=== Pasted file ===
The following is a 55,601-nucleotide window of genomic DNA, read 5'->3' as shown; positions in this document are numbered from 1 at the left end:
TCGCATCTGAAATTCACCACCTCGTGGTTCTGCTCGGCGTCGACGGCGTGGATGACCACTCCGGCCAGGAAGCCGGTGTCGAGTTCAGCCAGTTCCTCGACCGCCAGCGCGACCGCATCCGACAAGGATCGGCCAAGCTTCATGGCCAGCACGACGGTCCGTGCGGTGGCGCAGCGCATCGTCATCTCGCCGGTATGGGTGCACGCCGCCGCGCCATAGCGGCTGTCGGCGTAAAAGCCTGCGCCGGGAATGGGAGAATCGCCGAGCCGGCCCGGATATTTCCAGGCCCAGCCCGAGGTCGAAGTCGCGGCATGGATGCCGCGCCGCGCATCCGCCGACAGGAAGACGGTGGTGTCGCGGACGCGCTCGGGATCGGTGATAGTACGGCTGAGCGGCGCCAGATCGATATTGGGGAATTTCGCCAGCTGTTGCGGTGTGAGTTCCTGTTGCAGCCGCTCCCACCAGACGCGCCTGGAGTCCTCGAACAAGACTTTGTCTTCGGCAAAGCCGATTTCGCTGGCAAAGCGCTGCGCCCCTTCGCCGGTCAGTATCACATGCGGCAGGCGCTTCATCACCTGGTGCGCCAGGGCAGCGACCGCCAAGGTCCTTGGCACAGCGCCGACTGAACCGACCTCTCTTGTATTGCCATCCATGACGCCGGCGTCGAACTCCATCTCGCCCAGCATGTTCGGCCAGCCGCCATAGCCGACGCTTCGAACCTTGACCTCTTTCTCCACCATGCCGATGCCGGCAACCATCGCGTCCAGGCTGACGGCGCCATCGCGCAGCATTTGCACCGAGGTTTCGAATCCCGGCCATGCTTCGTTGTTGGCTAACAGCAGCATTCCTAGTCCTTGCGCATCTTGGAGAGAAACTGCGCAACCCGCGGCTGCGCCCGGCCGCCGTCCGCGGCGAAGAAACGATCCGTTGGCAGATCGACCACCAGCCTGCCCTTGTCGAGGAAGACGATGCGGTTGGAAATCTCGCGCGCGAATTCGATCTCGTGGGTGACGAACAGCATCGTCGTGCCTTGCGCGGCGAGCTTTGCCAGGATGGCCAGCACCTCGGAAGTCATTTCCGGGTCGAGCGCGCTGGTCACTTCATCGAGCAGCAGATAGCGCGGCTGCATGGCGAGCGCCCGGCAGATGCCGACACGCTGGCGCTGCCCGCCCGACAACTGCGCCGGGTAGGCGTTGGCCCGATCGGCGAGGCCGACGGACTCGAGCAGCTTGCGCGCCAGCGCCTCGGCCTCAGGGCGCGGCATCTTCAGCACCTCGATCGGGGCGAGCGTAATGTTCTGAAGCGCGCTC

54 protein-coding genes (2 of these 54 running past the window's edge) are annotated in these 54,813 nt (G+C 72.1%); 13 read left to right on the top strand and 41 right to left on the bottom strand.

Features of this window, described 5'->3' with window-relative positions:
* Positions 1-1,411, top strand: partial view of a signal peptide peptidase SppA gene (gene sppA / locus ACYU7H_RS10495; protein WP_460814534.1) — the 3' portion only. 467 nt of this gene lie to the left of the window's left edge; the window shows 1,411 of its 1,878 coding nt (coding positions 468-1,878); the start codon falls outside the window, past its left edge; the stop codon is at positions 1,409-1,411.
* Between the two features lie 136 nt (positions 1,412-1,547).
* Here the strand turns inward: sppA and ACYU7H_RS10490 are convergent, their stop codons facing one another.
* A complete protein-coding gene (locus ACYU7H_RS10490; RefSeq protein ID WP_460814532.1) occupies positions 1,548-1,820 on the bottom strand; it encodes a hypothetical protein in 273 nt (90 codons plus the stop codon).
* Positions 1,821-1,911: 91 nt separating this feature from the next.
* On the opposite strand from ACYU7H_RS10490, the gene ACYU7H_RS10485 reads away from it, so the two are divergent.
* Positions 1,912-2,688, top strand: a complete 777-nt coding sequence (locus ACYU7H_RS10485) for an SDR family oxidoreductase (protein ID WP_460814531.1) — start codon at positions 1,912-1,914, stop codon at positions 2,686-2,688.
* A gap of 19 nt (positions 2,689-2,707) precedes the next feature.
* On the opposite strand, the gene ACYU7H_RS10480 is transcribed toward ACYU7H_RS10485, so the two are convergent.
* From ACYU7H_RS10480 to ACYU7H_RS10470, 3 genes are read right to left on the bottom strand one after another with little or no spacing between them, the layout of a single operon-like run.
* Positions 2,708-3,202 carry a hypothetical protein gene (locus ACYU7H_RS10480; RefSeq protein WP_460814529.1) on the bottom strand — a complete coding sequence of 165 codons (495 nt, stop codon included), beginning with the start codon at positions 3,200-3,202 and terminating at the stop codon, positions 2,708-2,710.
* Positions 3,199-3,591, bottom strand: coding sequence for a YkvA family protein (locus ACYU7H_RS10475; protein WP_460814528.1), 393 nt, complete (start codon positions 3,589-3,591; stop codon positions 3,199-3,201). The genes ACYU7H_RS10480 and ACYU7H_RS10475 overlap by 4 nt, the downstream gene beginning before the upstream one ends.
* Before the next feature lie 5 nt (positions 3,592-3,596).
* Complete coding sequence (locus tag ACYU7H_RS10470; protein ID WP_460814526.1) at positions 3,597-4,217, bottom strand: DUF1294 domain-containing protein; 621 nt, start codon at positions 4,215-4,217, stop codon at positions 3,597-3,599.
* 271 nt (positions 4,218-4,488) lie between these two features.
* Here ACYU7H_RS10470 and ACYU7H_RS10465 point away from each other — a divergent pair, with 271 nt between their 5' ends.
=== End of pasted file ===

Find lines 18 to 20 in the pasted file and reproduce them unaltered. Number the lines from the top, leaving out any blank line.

* Complete coding sequence (locus tag ACYU7H_RS10470; protein ID WP_460814526.1) at positions 3,597-4,217, bottom strand: DUF1294 domain-containing protein; 621 nt, start codon at positions 4,215-4,217, stop codon at positions 3,597-3,599.
* 271 nt (positions 4,218-4,488) lie between these two features.
* Here ACYU7H_RS10470 and ACYU7H_RS10465 point away from each other — a divergent pair, with 271 nt between their 5' ends.